Mustang : Sisterhood in an Oppressive World

Mustangposter
On another cold Christmas weekend day, it was off to see another film that just opened at the Living Room Theaters here in downtown Portland. Directed by Deniz Gamze Ergüven, Mustang centers on five orphaned sisters, Lale, Nur, Ece, Selma and Sonay, whose innocent play one summer day with some local boys sets off alarms in their rural Turkish village and with their strict, conservative grandmother and uncle. Because of this innocent play the family home becomes a prison where bars and gates guard the girls from escaping, outside pop culture influences such as computers and cell phones confiscated, girls clothing reduced to modest dresses, and teachings in cooking and homemaking become the norm. But throughout the film, a hero emerges among the sisters that makes Mustang one of the best feminist films of our time.

As the grandmother and uncle subject the sisters to arranged marriages, Lale, not wanting to become a victim of a strict and oppressive culture, becomes the heroic leader in hopes to persuade the remaining unmarried sisters to escape. Watching Lale rise up to defy the oppression on her and her sisters had me silently rooting for Lale and the girls to escape and run for freedom. “Go girls, get out of there!” is what I was silently saying to myself as the drama was unfolding. Not to mention, the uncle was a character I despised the most, as his actions and abuse towards the girls clearly represented the very same patriarchy (and male-dominated society) that sees women as servants to men and not independent, free-thinking women. Mustang also features moments of subtle humor and bonding between the sisters that is both touching and heartbreaking. As one watches the events unfold, one can’t help but felt sad for these girls and feel the urge to reach out and rescue all the girls.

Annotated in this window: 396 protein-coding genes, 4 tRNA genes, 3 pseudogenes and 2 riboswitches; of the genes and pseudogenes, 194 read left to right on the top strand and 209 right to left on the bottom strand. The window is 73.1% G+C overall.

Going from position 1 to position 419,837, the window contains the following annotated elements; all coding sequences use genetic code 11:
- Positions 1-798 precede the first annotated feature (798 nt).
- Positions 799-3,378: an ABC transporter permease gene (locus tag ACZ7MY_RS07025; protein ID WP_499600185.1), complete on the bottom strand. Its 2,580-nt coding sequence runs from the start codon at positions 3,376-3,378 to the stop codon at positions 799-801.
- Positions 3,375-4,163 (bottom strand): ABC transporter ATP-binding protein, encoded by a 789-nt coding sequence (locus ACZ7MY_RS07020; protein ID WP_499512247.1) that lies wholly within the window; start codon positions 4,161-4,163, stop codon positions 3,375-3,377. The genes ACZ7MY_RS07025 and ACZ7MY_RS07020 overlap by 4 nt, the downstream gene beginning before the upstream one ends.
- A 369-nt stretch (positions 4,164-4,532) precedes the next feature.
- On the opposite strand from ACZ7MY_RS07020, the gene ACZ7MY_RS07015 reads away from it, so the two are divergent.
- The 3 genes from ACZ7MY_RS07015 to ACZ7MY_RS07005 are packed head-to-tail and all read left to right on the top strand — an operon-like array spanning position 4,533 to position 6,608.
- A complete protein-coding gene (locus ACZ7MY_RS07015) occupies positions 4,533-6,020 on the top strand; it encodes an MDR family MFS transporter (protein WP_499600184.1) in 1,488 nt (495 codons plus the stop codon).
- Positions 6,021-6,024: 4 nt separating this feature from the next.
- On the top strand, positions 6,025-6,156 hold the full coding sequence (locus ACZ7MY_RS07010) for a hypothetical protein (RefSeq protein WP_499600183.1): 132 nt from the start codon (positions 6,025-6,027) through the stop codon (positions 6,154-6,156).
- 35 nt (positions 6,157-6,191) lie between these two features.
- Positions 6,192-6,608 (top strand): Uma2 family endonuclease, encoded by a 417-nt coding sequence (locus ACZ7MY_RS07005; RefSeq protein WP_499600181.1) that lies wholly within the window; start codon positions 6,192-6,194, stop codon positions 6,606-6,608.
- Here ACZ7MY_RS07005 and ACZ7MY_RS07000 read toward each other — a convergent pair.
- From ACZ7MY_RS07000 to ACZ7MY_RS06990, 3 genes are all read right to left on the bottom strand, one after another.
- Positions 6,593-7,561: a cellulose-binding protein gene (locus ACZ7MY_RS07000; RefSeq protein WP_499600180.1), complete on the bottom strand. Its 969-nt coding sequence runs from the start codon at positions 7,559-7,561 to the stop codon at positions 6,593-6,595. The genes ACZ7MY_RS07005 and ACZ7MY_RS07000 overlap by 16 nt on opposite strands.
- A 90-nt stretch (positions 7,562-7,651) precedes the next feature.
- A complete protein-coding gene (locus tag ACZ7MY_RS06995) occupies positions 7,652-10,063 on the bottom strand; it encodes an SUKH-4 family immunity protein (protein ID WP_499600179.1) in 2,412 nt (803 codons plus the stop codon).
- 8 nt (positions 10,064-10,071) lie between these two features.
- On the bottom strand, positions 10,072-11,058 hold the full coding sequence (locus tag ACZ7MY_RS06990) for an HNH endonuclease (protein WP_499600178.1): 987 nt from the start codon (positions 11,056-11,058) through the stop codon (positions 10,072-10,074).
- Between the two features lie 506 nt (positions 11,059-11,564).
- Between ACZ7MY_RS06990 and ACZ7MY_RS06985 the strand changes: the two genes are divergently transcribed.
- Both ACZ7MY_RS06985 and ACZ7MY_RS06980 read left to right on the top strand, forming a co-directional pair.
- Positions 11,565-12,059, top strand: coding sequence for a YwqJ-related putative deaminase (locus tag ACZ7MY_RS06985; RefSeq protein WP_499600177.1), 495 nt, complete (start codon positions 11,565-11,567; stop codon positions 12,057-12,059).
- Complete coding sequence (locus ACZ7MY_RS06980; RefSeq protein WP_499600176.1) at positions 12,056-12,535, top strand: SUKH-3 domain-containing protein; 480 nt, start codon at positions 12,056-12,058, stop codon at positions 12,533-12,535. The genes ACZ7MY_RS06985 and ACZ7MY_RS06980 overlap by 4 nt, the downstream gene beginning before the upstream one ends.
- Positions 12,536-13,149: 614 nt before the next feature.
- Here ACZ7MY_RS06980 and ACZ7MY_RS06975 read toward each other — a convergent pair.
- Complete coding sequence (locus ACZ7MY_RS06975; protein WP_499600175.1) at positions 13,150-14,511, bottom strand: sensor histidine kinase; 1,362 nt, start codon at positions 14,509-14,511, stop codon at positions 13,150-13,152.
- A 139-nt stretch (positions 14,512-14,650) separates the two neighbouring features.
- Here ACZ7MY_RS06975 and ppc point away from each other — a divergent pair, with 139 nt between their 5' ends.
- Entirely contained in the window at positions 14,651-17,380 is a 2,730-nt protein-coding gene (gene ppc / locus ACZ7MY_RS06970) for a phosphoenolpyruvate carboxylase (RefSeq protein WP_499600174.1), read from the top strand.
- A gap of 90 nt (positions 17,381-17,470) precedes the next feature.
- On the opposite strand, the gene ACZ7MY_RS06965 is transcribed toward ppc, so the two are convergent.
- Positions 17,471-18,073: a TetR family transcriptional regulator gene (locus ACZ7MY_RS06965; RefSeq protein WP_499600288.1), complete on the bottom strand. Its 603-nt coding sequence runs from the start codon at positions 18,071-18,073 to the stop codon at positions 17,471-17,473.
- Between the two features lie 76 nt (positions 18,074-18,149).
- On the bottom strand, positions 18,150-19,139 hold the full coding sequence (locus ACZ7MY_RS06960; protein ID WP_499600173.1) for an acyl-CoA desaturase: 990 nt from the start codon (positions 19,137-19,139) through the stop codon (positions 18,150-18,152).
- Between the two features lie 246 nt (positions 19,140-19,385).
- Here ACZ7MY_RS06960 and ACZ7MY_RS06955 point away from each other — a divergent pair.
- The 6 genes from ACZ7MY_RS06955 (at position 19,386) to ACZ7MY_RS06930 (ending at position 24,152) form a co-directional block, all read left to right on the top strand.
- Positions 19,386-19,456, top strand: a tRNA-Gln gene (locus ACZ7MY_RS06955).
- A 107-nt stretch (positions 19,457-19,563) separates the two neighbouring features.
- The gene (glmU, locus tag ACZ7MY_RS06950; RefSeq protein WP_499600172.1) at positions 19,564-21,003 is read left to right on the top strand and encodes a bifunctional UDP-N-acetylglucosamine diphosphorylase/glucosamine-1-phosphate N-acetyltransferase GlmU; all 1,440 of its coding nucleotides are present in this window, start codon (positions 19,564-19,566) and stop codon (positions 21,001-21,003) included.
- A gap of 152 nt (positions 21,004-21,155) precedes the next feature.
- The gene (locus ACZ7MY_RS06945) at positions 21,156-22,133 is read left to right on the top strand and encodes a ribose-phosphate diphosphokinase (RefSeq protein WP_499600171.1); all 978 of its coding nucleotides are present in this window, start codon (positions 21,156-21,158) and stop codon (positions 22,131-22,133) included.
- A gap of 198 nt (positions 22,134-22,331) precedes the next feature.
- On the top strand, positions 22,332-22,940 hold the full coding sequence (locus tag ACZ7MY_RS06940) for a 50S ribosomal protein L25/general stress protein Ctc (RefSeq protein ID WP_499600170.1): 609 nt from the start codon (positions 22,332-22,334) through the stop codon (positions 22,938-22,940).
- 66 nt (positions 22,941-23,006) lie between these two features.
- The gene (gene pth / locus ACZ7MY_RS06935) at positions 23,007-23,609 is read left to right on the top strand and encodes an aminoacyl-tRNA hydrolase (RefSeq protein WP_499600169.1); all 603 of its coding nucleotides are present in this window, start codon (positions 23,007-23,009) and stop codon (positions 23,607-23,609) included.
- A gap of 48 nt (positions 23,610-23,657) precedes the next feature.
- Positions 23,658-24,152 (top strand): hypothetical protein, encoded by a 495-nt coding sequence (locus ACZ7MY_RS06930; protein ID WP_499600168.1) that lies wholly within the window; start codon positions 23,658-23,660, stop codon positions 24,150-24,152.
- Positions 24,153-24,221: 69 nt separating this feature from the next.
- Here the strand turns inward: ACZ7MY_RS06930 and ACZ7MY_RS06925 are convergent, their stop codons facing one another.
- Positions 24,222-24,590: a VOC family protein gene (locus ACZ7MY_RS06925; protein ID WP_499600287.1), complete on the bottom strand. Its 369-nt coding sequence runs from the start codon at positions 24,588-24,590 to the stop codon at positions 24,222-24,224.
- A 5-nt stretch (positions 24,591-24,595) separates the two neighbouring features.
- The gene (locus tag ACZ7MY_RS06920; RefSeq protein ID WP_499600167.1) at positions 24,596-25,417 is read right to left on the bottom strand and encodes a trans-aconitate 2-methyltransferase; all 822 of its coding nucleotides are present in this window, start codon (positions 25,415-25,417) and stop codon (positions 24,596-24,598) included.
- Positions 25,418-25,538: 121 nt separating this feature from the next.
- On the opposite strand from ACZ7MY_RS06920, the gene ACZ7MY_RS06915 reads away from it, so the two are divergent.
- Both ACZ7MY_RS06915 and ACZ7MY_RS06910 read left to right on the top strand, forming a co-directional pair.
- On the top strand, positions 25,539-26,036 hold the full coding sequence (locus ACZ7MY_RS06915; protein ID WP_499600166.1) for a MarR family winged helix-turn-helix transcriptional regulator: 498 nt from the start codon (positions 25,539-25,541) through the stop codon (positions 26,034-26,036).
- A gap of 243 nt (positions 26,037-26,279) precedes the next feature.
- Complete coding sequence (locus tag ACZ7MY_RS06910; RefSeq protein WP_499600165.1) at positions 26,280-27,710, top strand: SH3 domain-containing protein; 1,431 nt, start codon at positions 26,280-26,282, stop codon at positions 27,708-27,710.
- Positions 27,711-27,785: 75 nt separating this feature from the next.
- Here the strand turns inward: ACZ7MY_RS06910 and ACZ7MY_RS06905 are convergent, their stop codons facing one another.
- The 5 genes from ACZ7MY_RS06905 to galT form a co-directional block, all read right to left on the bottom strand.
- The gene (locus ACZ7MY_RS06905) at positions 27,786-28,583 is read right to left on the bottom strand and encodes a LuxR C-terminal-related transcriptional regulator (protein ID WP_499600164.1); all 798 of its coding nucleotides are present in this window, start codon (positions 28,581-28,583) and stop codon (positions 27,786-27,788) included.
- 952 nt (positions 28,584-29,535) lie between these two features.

Witnessing the stripping of these sisters’ livelihoods and blossoming into independent women throughout the film was heartbreaking enough. But I also understood that Mustang serves as a fantastic teaching tool for audiences think about the oppressions that still continue towards women and girls all over the world – and even here in the United States! Already on the short list for possible nomination for Best Foreign Language film at the Academy Awards, Mustang is an edge-of-your-seat escape film and one of the best feminist films of our time.

GRADE: A+

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